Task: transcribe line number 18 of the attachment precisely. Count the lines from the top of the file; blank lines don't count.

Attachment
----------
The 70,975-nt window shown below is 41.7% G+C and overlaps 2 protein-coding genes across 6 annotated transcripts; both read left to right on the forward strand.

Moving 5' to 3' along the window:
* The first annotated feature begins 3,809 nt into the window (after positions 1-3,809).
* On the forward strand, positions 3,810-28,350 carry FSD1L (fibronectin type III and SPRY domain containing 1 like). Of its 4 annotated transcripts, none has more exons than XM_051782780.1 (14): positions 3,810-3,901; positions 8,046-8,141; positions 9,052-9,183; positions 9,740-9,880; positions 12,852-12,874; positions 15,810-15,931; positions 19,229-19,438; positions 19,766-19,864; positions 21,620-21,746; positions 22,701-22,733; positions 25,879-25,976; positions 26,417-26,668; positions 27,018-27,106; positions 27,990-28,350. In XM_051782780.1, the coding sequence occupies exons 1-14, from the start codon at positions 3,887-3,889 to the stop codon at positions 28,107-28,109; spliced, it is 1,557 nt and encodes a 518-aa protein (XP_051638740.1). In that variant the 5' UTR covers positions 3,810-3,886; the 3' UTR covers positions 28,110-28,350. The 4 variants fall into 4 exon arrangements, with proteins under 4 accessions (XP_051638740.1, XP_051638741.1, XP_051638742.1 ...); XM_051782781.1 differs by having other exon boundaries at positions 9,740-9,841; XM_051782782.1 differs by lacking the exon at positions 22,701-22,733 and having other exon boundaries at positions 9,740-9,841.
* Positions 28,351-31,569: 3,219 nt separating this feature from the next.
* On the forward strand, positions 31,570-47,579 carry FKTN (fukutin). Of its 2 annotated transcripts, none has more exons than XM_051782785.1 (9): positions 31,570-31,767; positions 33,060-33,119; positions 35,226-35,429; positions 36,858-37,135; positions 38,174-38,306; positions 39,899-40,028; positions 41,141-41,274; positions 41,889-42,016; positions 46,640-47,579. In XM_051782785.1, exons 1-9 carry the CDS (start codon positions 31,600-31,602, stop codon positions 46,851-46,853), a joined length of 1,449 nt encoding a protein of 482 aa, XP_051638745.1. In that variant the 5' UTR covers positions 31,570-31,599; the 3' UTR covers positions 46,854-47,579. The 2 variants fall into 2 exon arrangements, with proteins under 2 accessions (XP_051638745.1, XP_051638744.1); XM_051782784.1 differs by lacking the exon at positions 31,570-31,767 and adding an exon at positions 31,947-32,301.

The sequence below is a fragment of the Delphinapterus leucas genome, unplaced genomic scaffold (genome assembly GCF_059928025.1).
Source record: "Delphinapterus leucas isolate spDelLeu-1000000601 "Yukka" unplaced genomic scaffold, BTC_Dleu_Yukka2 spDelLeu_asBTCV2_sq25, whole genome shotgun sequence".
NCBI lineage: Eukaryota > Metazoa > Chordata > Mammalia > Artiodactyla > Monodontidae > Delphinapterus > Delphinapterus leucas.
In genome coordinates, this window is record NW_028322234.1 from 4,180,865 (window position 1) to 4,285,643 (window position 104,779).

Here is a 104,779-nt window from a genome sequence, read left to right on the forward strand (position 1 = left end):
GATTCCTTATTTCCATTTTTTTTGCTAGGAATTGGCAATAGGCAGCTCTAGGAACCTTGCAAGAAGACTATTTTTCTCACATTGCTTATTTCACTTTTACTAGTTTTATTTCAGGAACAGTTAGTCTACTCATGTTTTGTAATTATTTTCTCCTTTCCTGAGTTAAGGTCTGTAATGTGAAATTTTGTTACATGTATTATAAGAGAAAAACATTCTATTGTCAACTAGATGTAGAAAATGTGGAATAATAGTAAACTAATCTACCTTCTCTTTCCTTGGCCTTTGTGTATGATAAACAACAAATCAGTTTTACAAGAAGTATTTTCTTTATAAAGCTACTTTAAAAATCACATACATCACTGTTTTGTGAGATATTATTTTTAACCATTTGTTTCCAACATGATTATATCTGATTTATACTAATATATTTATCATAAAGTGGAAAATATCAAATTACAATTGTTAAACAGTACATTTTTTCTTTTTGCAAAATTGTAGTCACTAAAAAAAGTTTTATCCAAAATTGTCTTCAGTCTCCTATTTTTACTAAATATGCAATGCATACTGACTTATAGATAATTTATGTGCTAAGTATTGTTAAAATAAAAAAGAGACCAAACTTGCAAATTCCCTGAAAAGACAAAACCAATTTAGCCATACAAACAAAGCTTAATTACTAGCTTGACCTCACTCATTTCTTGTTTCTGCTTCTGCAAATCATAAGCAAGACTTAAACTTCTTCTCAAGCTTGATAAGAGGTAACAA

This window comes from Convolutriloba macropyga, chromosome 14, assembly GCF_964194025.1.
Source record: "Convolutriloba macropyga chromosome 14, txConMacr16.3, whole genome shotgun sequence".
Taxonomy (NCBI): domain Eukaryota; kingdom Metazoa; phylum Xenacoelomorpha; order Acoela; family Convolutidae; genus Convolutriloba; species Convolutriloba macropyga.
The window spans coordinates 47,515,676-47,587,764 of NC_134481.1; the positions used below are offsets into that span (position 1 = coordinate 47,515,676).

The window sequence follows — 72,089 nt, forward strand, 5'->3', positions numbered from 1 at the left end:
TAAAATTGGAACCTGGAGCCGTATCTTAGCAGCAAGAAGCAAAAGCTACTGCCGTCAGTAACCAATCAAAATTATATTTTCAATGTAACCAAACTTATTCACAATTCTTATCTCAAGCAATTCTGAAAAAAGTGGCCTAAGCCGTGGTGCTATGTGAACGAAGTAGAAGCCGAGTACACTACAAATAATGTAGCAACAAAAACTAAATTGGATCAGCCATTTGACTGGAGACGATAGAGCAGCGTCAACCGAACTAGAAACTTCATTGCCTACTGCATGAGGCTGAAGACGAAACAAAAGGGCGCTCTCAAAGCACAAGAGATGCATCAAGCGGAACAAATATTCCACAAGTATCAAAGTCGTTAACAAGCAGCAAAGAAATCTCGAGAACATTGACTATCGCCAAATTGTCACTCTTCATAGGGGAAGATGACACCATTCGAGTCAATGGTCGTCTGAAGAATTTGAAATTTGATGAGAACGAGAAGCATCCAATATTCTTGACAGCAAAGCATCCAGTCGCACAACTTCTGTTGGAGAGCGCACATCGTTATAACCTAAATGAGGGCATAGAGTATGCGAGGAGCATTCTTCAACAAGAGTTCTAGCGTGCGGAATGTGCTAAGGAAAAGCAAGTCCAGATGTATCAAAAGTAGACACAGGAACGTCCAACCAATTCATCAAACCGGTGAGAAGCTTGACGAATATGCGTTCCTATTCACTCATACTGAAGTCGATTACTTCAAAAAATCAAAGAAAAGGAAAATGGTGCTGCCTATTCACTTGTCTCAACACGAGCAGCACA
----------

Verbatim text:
TAAAATTGGAACCTGGAGCCGTATCTTAGCAGCAAGAAGCAAAAGCTACTGCCGTCAGTAACCAATCAAAATTATATTTTCAATGTAACCAAACTTATTCACAATTCTTATCTCAAGCAATTCTGAAAAAAGTGGCCTAAGCCGTGGTGCTATGTGAACGAAGTAGAAGCCGAGTACACTACAAATAATGTAGCAACAAAAACTAAATTGGATCAGCCATTTGACTGGAGACGATAGAGCAGCGTCAACCGAACTAGAAACTTCATTGCCTACTGCATGAGGCTGAAGACGAAACAAAAGGGCGCTCTCAAAGCACAAGAGATGCATCAAGCGGAACAAATATTCCACAAGTATCAAAGTCGTTAACAAGCAGCAAAGAAATCTCGAGAACATTGACTATCGCCAAATTGTCACTCTTCATAGGGGAAGATGACACCATTCGAGTCAATGGTCGTCTGAAGAATTTGAAATTTGATGAGAACGAGAAGCATCCAATATTCTTGACAGCAAAGCATCCAGTCGCACAACTTCTGTTGGAGAGCGCACATCGTTATAACCTAAATGAGGGCATAGAGTATGCGAGGAGCATTCTTCAACAAGAGTTCTAGCGTGCGGAATGTGCTAAGGAAAAGCAAGTCCAGATGTATCAAAAGTAGACACAGGAACGTCCAACCAATTCATCAAACCGGTGAGAAGCTTGACGAATATGCGTTCCTATTCACTCATACTGAAGTCGATTACTTCAAAAAATCAAAGAAAAGGAAAATGGTGCTGCCTATTCACTTGTCTCAACACGAGCAGCACA